26 Oct

How social entrepreneurship might very well save Lebanon

The garbage crisis, the water crisis, the energy crisis… What if all these problems hid formidable economic opportunities? This is how “social entrepreneurs” see the world: they create companies with the aim to solve the many challenges that society faces. That’s how Lebanese social enterprise Compost Baladi, which provides waste management products and services, was born in 2017 to tackle the garbage crisis. That’s also how Clean2O’s team came up in 2018 with the idea of an easy-to-use chemical and physical filter which gives anyone access to clean drinking water. And that’s how Sunray Energy makes solar energy affordable since 2017 by combining solar energy with an innovative financing system. And the list goes on.

According to Makesense Organisation, which helps entrepreneurs solve environmental and social topics, in 2017 there were at least 200 social enterprises in Lebanon.

But what exactly is a social enterprise?

Simply put, “A social enterprise is a company which combines social impact and financial sustainability,” explains Krystel Khalil, Programs Director at Berytech. The definition may sound simple. However, there is currently a raging worldwide debate about what social impact entails, and what exactly defines financial sustainability.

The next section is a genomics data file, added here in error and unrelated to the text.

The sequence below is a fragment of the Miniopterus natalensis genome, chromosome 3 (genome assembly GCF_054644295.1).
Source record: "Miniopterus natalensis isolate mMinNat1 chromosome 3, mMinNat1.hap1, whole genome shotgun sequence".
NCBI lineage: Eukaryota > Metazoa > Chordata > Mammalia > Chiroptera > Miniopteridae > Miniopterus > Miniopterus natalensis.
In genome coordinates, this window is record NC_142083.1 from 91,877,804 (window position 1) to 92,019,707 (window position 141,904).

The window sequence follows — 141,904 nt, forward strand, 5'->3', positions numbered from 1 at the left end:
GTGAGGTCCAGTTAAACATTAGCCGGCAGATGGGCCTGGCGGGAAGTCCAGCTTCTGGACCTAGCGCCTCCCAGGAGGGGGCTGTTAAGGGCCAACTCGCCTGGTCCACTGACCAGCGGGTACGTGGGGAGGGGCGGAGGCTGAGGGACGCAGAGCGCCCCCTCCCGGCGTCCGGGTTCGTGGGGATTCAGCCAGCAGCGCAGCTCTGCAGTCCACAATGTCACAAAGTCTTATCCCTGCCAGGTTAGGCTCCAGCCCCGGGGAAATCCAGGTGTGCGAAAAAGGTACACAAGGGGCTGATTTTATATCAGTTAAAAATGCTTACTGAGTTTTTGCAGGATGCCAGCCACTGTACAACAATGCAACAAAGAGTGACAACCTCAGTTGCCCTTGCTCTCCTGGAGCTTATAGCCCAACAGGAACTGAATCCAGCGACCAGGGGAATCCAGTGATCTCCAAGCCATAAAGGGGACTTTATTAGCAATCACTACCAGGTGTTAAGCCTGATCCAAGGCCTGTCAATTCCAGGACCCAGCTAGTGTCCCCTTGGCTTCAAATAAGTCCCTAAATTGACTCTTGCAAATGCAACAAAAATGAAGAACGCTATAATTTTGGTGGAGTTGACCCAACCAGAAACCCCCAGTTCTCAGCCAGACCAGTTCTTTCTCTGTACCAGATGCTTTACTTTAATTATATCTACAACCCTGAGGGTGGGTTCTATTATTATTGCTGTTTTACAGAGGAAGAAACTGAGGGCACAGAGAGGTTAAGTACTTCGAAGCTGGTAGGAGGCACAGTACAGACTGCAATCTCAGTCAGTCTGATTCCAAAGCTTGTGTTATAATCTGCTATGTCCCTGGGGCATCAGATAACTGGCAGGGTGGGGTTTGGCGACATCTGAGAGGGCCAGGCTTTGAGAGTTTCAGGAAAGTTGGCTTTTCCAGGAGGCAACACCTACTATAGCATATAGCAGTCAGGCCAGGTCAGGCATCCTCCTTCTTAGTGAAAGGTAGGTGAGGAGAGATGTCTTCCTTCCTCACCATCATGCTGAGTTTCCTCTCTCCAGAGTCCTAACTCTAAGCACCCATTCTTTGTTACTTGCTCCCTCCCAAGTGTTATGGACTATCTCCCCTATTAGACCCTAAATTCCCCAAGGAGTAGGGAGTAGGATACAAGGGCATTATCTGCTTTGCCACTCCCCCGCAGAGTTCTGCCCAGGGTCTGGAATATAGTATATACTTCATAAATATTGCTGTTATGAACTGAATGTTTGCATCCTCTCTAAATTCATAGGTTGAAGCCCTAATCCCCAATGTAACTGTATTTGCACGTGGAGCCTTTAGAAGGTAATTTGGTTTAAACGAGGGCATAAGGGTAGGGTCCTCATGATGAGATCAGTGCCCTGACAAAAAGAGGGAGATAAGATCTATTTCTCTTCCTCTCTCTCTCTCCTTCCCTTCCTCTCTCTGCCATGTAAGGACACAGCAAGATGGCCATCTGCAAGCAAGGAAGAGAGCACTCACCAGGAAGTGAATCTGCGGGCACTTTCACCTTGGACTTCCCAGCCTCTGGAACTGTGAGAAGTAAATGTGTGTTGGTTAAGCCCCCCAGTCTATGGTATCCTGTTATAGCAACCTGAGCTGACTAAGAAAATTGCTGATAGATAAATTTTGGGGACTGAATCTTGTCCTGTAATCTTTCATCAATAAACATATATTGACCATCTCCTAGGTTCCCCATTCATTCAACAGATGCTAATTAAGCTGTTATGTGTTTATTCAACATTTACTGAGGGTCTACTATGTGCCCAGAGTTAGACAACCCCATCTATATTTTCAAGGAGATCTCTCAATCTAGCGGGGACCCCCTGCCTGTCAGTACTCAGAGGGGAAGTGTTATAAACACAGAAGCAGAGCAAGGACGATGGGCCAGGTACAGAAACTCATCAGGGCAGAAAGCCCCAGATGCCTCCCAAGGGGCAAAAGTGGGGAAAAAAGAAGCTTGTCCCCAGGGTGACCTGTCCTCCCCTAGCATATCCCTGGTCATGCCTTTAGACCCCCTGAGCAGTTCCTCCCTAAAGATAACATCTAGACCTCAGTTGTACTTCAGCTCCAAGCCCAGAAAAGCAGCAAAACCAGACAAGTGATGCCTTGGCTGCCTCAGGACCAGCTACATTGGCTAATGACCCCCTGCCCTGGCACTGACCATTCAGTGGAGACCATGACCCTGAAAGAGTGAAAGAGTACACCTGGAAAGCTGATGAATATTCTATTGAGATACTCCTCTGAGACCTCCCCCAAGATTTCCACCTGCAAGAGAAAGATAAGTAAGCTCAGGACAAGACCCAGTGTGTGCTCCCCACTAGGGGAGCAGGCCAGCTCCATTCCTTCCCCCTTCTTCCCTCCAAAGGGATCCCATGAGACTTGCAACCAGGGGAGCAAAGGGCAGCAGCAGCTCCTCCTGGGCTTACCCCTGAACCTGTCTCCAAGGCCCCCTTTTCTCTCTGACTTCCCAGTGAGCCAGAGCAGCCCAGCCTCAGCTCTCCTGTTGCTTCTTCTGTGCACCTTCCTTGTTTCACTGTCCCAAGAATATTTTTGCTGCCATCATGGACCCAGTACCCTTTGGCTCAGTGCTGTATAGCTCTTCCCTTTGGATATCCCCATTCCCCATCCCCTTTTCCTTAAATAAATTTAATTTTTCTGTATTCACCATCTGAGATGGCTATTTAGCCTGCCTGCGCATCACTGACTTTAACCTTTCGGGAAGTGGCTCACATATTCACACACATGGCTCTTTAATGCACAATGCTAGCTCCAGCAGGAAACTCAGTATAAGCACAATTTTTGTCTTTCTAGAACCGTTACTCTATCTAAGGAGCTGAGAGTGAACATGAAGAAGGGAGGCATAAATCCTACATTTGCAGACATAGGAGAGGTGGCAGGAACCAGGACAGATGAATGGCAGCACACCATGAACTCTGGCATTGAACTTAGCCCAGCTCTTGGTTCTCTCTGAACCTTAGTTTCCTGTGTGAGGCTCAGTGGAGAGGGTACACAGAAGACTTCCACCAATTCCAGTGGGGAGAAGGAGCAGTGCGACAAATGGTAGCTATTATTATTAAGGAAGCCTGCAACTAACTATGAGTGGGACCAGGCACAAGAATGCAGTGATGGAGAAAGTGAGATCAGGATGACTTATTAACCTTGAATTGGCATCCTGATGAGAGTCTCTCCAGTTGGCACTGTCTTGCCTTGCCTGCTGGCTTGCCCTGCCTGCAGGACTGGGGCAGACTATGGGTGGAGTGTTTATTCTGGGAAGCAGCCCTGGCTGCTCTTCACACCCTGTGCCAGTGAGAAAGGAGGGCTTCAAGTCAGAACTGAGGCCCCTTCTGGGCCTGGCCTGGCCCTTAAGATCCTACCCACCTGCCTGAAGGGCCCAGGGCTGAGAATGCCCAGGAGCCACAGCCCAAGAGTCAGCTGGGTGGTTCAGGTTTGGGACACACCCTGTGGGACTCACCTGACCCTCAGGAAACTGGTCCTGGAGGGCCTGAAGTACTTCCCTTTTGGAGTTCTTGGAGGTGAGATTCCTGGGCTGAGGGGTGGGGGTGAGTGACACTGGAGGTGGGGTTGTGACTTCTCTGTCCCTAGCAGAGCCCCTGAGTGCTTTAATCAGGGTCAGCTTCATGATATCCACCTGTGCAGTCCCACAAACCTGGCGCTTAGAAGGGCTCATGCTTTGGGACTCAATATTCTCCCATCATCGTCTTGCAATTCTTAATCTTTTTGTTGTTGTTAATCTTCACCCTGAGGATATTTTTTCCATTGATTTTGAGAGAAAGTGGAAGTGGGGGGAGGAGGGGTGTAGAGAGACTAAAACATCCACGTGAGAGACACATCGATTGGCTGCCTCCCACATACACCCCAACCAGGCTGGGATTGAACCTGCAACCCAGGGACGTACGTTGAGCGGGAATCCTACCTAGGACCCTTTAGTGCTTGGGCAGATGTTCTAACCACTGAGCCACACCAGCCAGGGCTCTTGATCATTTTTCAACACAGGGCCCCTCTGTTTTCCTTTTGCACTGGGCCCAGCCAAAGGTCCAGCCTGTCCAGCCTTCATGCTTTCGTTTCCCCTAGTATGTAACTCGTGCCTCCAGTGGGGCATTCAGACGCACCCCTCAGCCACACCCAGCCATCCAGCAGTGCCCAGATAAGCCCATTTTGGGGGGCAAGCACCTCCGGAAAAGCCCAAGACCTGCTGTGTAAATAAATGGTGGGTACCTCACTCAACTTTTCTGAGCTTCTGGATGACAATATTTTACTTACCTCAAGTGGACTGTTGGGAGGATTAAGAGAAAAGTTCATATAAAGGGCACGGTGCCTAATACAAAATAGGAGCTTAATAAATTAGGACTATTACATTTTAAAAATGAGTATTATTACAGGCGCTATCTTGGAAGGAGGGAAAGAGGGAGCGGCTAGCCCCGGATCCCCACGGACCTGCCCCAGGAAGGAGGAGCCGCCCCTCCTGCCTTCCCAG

Is creating jobs considered a social impact? How do you measure your impact? Do you have to be fully sustainable to be a social enterprise?

Social entrepreneurship is not limited to conducting Corporate Social Responsibility (CSR) activities. Nor is it to selling cosmetics and dedicating a small part of your marketing budget to protect the environment. It is neither limited to being an NGO and changing the world while relying on funds, private donations, and the occasional sale of products at fairs or events to make ends meet.

No, social entrepreneurship is about having the mission of an NGO with the business model of a private enterprise.

Today, definitions of social entrepreneurship are being elaborated country by country. Most often there is no legal status, hence no legal definition, of what makes a social enterprise – which is often registered as an NGO, or commercial entity, or both. It is usually social entrepreneurship associations in each country that define and write down their own criteria.

And that’s what the Lebanese Social Enterprises Association (LSE) is trying to do. The current draft states that: “A social enterprise is a company whose original mission is to solve a social or environmental problem while aiming at financial viability and reinvesting the majority of its profits in its social impact.

Written by Krystel Khalil
Image: Courtesy of Berytech
Publication date: 16 October 2018

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